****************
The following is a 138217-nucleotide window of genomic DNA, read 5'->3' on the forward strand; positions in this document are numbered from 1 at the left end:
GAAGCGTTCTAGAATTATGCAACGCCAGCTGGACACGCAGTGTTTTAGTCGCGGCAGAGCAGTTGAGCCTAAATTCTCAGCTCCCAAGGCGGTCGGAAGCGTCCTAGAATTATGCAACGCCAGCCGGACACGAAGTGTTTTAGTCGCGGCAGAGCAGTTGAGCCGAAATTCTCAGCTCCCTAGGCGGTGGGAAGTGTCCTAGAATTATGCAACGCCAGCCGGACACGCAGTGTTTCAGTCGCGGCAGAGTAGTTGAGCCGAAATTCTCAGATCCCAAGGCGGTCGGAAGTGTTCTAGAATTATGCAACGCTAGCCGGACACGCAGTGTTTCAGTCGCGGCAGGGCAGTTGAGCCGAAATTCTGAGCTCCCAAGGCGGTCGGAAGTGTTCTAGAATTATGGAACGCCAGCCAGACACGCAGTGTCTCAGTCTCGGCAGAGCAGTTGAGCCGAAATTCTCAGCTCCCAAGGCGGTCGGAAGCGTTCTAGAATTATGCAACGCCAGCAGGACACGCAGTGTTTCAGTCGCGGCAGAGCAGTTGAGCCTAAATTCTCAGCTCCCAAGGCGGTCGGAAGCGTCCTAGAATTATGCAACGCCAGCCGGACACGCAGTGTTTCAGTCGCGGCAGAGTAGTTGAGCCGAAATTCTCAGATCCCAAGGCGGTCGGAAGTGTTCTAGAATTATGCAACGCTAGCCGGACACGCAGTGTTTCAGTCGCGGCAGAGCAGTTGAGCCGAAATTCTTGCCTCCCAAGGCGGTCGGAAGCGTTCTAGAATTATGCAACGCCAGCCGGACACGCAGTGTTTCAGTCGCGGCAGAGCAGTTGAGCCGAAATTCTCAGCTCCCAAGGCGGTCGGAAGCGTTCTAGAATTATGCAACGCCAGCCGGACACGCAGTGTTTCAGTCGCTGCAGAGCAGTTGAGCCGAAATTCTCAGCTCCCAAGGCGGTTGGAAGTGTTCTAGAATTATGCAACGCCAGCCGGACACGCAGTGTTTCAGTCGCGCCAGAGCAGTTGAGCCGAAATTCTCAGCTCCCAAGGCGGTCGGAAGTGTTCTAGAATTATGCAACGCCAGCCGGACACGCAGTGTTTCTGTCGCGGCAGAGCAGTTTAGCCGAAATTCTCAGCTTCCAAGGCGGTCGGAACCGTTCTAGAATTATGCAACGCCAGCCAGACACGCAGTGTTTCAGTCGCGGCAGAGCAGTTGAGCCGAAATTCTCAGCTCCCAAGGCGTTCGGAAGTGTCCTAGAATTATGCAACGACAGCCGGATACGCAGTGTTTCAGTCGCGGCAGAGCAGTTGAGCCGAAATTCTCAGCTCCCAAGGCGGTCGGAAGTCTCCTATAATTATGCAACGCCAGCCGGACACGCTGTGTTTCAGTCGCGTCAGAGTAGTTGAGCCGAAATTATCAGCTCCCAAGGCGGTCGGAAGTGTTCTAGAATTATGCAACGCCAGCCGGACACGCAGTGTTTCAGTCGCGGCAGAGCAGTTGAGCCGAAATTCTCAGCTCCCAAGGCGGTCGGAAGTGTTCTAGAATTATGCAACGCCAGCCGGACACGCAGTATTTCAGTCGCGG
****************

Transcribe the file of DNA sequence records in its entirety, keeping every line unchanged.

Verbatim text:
The following is a 138217-nucleotide window of genomic DNA, read 5'->3' on the forward strand; positions in this document are numbered from 1 at the left end:
GAAGCGTTCTAGAATTATGCAACGCCAGCTGGACACGCAGTGTTTTAGTCGCGGCAGAGCAGTTGAGCCTAAATTCTCAGCTCCCAAGGCGGTCGGAAGCGTCCTAGAATTATGCAACGCCAGCCGGACACGAAGTGTTTTAGTCGCGGCAGAGCAGTTGAGCCGAAATTCTCAGCTCCCTAGGCGGTGGGAAGTGTCCTAGAATTATGCAACGCCAGCCGGACACGCAGTGTTTCAGTCGCGGCAGAGTAGTTGAGCCGAAATTCTCAGATCCCAAGGCGGTCGGAAGTGTTCTAGAATTATGCAACGCTAGCCGGACACGCAGTGTTTCAGTCGCGGCAGGGCAGTTGAGCCGAAATTCTGAGCTCCCAAGGCGGTCGGAAGTGTTCTAGAATTATGGAACGCCAGCCAGACACGCAGTGTCTCAGTCTCGGCAGAGCAGTTGAGCCGAAATTCTCAGCTCCCAAGGCGGTCGGAAGCGTTCTAGAATTATGCAACGCCAGCAGGACACGCAGTGTTTCAGTCGCGGCAGAGCAGTTGAGCCTAAATTCTCAGCTCCCAAGGCGGTCGGAAGCGTCCTAGAATTATGCAACGCCAGCCGGACACGCAGTGTTTCAGTCGCGGCAGAGTAGTTGAGCCGAAATTCTCAGATCCCAAGGCGGTCGGAAGTGTTCTAGAATTATGCAACGCTAGCCGGACACGCAGTGTTTCAGTCGCGGCAGAGCAGTTGAGCCGAAATTCTTGCCTCCCAAGGCGGTCGGAAGCGTTCTAGAATTATGCAACGCCAGCCGGACACGCAGTGTTTCAGTCGCGGCAGAGCAGTTGAGCCGAAATTCTCAGCTCCCAAGGCGGTCGGAAGCGTTCTAGAATTATGCAACGCCAGCCGGACACGCAGTGTTTCAGTCGCTGCAGAGCAGTTGAGCCGAAATTCTCAGCTCCCAAGGCGGTTGGAAGTGTTCTAGAATTATGCAACGCCAGCCGGACACGCAGTGTTTCAGTCGCGCCAGAGCAGTTGAGCCGAAATTCTCAGCTCCCAAGGCGGTCGGAAGTGTTCTAGAATTATGCAACGCCAGCCGGACACGCAGTGTTTCTGTCGCGGCAGAGCAGTTTAGCCGAAATTCTCAGCTTCCAAGGCGGTCGGAACCGTTCTAGAATTATGCAACGCCAGCCAGACACGCAGTGTTTCAGTCGCGGCAGAGCAGTTGAGCCGAAATTCTCAGCTCCCAAGGCGTTCGGAAGTGTCCTAGAATTATGCAACGACAGCCGGATACGCAGTGTTTCAGTCGCGGCAGAGCAGTTGAGCCGAAATTCTCAGCTCCCAAGGCGGTCGGAAGTCTCCTATAATTATGCAACGCCAGCCGGACACGCTGTGTTTCAGTCGCGTCAGAGTAGTTGAGCCGAAATTATCAGCTCCCAAGGCGGTCGGAAGTGTTCTAGAATTATGCAACGCCAGCCGGACACGCAGTGTTTCAGTCGCGGCAGAGCAGTTGAGCCGAAATTCTCAGCTCCCAAGGCGGTCGGAAGTGTTCTAGAATTATGCAACGCCAGCCGGACACGCAGTATTTCAGTCGCGG